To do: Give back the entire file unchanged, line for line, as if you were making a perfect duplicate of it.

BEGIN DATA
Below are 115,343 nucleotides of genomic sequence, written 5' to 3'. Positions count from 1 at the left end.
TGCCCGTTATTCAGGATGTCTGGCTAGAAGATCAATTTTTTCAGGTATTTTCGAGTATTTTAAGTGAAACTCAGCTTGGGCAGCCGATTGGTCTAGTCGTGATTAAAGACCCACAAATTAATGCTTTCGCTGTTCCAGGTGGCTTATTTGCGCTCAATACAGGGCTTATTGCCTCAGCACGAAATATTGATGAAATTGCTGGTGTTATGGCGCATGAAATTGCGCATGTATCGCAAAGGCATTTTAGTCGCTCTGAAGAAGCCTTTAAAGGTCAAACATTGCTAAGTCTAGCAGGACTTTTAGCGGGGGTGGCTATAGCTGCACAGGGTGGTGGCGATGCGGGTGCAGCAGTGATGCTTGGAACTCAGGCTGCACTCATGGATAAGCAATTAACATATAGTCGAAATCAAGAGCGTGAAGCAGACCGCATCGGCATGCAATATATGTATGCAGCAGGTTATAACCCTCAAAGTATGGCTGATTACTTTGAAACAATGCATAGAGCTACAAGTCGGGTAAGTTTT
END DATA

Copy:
Below are 115,343 nucleotides of genomic sequence, written 5' to 3'. Positions count from 1 at the left end.
TGCCCGTTATTCAGGATGTCTGGCTAGAAGATCAATTTTTTCAGGTATTTTCGAGTATTTTAAGTGAAACTCAGCTTGGGCAGCCGATTGGTCTAGTCGTGATTAAAGACCCACAAATTAATGCTTTCGCTGTTCCAGGTGGCTTATTTGCGCTCAATACAGGGCTTATTGCCTCAGCACGAAATATTGATGAAATTGCTGGTGTTATGGCGCATGAAATTGCGCATGTATCGCAAAGGCATTTTAGTCGCTCTGAAGAAGCCTTTAAAGGTCAAACATTGCTAAGTCTAGCAGGACTTTTAGCGGGGGTGGCTATAGCTGCACAGGGTGGTGGCGATGCGGGTGCAGCAGTGATGCTTGGAACTCAGGCTGCACTCATGGATAAGCAATTAACATATAGTCGAAATCAAGAGCGTGAAGCAGACCGCATCGGCATGCAATATATGTATGCAGCAGGTTATAACCCTCAAAGTATGGCTGATTACTTTGAAACAATGCATAGAGCTACAAGTCGGGTAAGTTTT